PHOENIX – Unsettling.
Chuck Pagano agrees with that term used to describe the off-season outlook for having Andrew Luck possibly miss time with the first-team offense.
If the Colts do know when Luck will be full-go this offseason, they aren't ready to make that public.
The Colts were mum at the League's Annual Meetings in just how much normalcy Luck will have when Training Camp arrives in late July.
In past years, Luck has taken every first-team rep in camp.
But a January surgery on his throwing shoulder complicates the extent to which Luck will be working in the preseason.
"I would be lying if I said it wasn't (unsettling)," Pagano said at this week's Annual League Meetings. "I can't lie to you. Yeah, you want to have your guy available and you want to have him year around and we've got to adapt. That's what great teams and great organizations have to do.
"You have to adapt and you have to adjust on the fly so we'll do that."
One aspect of the roster where the Colts will be adapting before Training Camp is with the addition of another quarterback.
Chris Ballard said the move to bring in another quarterback, which should come later this offseason, has no reflection on Luck's rehab.
Bringing four quarterbacks to Training Camp (Luck, Scott Tolzien, Stephen Morris, plus a future signing) is something Ballard's past stops have always done. That will continue in Indianapolis.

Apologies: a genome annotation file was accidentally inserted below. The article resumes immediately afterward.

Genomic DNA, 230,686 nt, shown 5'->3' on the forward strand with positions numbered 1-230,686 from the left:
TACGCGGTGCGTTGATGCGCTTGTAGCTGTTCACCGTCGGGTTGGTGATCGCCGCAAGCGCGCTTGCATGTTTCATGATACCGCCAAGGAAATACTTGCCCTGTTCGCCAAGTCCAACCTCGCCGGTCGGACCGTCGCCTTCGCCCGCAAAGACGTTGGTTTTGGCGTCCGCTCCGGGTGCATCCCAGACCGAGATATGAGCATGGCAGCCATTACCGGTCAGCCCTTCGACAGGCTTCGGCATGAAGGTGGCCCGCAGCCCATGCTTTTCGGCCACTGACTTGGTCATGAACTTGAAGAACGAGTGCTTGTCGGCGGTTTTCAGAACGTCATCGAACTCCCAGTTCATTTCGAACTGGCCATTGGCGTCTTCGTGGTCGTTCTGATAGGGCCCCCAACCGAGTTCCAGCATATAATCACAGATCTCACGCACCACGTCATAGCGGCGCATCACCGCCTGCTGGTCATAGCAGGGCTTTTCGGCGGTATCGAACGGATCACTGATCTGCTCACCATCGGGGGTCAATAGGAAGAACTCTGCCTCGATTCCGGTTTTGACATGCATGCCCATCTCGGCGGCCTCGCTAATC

If there is some good news in Luck maybe having to tone things back this offseason, it comes with the Colts not having to deal with continuity issues.
Rob Chudzinski's offense was installed last year. The only new face at the skill group is Kamar Aiken. Those are good things if Luck has to miss some practice time.
Nonetheless, it still isn't ideal to have Luck on the sideline.
"It's going to be a challenge, but we'll deal with it," Pagano says.
"Andrew's doing great. He's been in that facility from dawn to dusk doing what he's supposed to do from a rehab standpoint. He's on schedule. There's really no timeline. We'll leave it up to the docs and the experts. When he's 100 percent and he can start throwing the football around and the docs give us a green light on that, then we'll proceed accordingly."
A major reason for the Colts and Luck deciding on surgery came from what the quarterback dealt with in 2016.
Luck practiced full in just half of the team's weekly practices last year, a far cry from his first four NFL seasons.
The Monday-Saturday grind for Luck was immense last year.
Looking at Luck's stats from 2016 (the second best individual season he's had in the NFL) you wouldn't have noticed how difficult the weekly prep to play was for No. 12.
Any surgery is scary, but the long-term gain should be there for Luck.
"Anytime you have a procedure done there's some uncertainty that goes with that, but we felt fully confident," Pagano said of Luck having surgery. "There was a lot of dialogue, a lot of conversation that went into that decision. It wasn't one of those things where we woke up one day and said let's send him out to such and such and go get him fixed. We felt like it was the best thing for Andrew moving forward. His preparation from a physical standpoint and a mental standpoint last year was taxing. It's hard getting ready for Sunday's when you're healthy, let alone when you're dealing with stuff.
"I think (the surgery) was the best thing for the quarterback and for our organization."*
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